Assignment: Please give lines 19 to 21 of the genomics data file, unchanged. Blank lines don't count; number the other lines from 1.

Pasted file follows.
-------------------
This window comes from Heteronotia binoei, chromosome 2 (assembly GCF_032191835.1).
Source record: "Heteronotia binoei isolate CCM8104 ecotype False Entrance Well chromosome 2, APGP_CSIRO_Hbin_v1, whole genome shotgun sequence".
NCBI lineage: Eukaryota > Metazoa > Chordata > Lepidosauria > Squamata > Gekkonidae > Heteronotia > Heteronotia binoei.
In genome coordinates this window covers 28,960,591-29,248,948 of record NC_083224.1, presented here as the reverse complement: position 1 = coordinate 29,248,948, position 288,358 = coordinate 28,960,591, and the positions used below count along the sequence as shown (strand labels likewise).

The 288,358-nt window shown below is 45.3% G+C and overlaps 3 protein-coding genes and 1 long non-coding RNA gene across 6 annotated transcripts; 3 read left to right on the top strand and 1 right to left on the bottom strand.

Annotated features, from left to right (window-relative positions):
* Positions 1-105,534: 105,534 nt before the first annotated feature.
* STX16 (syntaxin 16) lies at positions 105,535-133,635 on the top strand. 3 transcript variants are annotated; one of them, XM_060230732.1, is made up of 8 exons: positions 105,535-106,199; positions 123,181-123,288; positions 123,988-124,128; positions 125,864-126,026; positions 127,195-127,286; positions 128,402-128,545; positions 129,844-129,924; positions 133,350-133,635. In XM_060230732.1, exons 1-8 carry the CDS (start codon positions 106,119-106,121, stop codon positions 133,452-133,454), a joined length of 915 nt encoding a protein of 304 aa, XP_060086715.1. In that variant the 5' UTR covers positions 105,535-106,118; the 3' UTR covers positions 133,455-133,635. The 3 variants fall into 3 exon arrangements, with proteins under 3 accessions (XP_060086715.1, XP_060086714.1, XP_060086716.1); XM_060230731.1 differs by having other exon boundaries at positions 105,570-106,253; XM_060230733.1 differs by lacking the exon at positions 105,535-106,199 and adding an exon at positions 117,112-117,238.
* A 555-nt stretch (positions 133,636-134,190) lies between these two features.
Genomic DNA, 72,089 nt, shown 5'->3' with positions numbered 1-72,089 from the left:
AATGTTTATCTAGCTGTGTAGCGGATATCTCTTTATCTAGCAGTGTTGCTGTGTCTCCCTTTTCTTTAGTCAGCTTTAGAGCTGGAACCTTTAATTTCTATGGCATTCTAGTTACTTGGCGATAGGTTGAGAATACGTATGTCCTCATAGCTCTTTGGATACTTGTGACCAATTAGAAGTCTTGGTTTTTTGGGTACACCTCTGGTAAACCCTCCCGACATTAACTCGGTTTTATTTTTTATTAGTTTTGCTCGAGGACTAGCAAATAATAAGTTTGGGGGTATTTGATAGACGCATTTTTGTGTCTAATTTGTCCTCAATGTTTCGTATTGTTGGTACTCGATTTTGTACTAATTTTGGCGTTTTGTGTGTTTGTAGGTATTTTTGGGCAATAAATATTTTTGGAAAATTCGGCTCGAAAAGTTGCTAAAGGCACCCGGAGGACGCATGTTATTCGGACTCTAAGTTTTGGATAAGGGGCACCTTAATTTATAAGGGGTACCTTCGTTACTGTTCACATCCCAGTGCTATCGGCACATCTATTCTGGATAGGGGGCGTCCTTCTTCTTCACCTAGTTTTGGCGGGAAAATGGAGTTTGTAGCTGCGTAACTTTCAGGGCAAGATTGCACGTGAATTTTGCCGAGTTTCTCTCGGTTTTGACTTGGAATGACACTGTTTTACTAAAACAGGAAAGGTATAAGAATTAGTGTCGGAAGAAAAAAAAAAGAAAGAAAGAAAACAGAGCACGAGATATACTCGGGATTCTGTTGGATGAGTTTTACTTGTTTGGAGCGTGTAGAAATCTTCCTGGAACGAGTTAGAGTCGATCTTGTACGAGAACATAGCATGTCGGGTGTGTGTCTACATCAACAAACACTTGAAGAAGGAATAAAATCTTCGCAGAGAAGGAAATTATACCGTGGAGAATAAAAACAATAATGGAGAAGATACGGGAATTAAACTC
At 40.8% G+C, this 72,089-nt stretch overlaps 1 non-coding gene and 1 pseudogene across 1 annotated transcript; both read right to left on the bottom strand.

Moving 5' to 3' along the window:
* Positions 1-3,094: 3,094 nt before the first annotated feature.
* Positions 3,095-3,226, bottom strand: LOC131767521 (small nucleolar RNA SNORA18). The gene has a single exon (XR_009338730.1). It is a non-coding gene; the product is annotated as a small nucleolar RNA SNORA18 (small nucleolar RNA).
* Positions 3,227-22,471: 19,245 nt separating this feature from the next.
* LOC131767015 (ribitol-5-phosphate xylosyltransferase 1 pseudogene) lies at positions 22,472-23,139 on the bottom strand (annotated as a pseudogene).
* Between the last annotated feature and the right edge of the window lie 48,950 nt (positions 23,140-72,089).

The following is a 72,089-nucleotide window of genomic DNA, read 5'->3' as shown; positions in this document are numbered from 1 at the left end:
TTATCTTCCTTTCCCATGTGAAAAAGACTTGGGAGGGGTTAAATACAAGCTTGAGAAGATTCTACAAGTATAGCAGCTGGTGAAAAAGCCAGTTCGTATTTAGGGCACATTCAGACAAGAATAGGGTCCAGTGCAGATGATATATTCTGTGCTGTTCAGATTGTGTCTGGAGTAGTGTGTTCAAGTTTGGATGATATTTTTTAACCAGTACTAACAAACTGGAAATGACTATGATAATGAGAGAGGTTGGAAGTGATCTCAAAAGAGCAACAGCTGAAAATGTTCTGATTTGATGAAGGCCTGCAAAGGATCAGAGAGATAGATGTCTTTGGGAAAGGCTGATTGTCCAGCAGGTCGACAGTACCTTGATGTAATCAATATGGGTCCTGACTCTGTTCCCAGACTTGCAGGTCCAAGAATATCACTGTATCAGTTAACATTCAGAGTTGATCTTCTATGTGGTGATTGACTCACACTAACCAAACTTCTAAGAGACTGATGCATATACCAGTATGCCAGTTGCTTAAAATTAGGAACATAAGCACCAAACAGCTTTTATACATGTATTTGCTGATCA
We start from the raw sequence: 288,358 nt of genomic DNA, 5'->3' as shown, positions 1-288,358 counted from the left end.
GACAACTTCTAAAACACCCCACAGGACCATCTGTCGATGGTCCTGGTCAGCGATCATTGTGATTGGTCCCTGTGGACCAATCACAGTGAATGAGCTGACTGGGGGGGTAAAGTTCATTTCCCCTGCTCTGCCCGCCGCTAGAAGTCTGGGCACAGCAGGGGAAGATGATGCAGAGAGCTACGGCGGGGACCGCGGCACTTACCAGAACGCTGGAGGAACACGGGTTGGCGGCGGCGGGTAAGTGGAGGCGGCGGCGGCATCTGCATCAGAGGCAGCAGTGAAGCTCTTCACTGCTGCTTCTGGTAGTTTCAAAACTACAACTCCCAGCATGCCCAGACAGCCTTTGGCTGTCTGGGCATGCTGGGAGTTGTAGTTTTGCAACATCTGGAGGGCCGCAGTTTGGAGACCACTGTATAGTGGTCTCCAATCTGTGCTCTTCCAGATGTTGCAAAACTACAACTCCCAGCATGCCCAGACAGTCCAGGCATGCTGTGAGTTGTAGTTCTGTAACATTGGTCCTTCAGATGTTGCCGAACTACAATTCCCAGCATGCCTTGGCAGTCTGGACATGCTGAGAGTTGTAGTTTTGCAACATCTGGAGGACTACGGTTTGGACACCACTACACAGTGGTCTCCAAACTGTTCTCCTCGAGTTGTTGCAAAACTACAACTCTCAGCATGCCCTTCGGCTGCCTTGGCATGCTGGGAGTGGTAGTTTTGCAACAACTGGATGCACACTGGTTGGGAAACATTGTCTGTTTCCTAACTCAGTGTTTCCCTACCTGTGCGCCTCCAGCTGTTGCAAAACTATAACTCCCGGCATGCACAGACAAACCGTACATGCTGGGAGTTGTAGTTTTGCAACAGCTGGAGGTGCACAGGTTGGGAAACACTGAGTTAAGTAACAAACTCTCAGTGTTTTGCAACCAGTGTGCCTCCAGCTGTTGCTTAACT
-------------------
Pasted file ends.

The following is a 72,089-nucleotide window of genomic DNA, read 5'->3' as shown; positions in this document are numbered from 1 at the left end:
TTATCTTCCTTTCCCATGTGAAAAAGACTTGGGAGGGGTTAAATACAAGCTTGAGAAGATTCTACAAGTATAGCAGCTGGTGAAAAAGCCAGTTCGTATTTAGGGCACATTCAGACAAGAATAGGGTCCAGTGCAGATGATATATTCTGTGCTGTTCAGATTGTGTCTGGAGTAGTGTGTTCAAGTTTGGATGATATTTTTTAACCAGTACTAACAAACTGGAAATGACTATGATAATGAGAGAGGTTGGAAGTGATCTCAAAAGAGCAACAGCTGAAAATGTTCTGATTTGATGAAGGCCTGCAAAGGATCAGAGAGATAGATGTCTTTGGGAAAGGCTGATTGTCCAGCAGGTCGACAGTACCTTGATGTAATCAATATGGGTCCTGACTCTGTTCCCAGACTTGCAGGTCCAAGAATATCACTGTATCAGTTAACATTCAGAGTTGATCTTCTATGTGGTGATTGACTCACACTAACCAAACTTCTAAGAGACTGATGCATATACCAGTATGCCAGTTGCTTAAAATTAGGAACATAAGCACCAAACAGCTTTTATACATGTATTTGCTGATCA
We start from the raw sequence: 288,358 nt of genomic DNA, 5'->3' as shown, positions 1-288,358 counted from the left end.